I’LL NEVER FALL IN LOVE AGAIN
Good thing your plane is red, making you incredibly easy to spot and destroy.
GENRE: Slightly historical shoot-em-up
RELEASE DATE: October 1988
Truthfully, I wish my grandpa – a WWII vet who conquered 1942 – would have been able to tackle 1943. Its no-nonsense approach would have impressed him. One life with continues, your health is constantly depleting, and best of all, the planes actually have strategic tactics instead of simply whirlybird-ing all around you like in ‘42. The smaller insect-like planes are the greatest nuisance, with their kamikaze maneuvers and bird-like patterns, but let’s not discount the big boys, oh no! They can switch between “three-dimensional” planes (avoiding your fire while doing so) and heat-seeking missiles are a double-dose of obnoxiousness. Oh, and if you fail to destroy the last boss before the screen scrolls completely up, you have to try the level over again. This is war. 1942 was a schoolyard scrap compared to this apocalyptic year-after.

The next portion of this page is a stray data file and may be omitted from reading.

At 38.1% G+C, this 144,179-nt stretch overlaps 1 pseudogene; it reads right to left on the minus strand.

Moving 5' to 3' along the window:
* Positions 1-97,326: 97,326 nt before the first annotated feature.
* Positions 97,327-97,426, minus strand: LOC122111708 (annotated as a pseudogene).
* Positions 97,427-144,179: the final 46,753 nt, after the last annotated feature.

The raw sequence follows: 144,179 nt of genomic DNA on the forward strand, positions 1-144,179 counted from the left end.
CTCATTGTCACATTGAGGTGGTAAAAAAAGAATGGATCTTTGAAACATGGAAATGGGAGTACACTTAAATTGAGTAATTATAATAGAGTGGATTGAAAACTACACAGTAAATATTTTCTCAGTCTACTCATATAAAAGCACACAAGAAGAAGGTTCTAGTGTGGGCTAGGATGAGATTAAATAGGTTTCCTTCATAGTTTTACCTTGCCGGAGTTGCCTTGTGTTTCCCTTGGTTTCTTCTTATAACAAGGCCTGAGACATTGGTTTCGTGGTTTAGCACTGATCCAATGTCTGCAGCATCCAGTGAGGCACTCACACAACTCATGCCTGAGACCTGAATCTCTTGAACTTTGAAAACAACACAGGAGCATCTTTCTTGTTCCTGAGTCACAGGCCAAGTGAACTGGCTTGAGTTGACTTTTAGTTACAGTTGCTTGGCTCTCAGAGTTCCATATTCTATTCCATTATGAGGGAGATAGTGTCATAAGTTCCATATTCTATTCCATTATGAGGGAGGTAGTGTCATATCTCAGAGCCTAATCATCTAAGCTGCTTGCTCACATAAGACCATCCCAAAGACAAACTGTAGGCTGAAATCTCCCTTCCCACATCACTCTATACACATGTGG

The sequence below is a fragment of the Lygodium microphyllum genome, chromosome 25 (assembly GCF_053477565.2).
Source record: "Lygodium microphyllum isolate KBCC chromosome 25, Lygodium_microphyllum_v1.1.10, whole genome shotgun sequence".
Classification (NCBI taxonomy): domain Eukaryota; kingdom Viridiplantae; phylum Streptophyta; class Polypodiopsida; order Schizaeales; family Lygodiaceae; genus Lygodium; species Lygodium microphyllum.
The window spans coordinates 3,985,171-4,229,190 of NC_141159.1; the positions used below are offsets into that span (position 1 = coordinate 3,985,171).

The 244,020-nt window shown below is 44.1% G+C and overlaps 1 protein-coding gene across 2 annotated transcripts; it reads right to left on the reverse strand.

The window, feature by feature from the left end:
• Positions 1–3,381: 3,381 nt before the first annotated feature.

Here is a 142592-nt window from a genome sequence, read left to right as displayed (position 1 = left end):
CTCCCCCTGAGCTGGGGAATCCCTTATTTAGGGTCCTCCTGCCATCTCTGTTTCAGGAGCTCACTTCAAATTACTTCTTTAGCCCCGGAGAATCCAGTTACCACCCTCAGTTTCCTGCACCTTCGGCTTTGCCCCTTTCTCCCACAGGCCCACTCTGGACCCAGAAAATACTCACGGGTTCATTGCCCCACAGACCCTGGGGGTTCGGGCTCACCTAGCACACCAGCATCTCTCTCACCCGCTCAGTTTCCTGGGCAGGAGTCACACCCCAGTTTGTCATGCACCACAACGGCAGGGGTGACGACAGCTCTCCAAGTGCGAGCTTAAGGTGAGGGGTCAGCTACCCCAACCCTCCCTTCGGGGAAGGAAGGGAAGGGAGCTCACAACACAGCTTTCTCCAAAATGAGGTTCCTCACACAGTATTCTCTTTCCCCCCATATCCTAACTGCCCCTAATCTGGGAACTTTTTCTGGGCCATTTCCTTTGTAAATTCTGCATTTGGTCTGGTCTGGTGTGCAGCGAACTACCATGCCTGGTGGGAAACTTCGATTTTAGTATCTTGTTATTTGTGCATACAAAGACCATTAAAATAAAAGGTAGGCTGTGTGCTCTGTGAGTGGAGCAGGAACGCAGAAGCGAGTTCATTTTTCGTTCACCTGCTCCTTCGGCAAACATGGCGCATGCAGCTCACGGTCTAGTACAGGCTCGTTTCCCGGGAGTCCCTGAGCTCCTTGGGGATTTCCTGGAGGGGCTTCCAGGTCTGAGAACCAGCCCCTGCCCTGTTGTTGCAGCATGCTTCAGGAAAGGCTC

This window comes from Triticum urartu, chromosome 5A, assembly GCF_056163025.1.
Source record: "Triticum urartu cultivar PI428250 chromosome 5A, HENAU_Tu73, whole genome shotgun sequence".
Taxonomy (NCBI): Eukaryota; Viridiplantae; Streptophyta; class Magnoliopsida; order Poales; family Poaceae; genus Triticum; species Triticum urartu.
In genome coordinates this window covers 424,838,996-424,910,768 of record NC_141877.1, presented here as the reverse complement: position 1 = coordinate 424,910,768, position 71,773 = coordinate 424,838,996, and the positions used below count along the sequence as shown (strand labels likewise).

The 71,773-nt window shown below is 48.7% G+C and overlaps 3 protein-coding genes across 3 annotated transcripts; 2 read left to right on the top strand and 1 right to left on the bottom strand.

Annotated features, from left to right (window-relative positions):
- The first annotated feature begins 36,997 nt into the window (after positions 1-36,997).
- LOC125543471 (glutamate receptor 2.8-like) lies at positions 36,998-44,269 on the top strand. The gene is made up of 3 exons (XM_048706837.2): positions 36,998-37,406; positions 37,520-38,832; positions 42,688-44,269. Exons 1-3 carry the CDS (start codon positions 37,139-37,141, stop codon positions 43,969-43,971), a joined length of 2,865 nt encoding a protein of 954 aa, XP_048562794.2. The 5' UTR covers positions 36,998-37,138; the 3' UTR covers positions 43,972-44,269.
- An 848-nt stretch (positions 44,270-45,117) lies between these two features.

Does anyone else find it odd that Capcom, a Japanese company, would produce a series of shooters called 19XX, where you play as a top American pilot going up against the Japanese? Perhaps there’s some sort of self-loathing in the subtext of these games. Perhaps they’re the ultimate revenge for WWII: a series of shooters designed for Americans that are so ridiculously hard, only crazy war psychos will be able to beat them. The rest of us will just get frustrated and put up our white flag in defeat, while Capcom laughs all the way to the bank.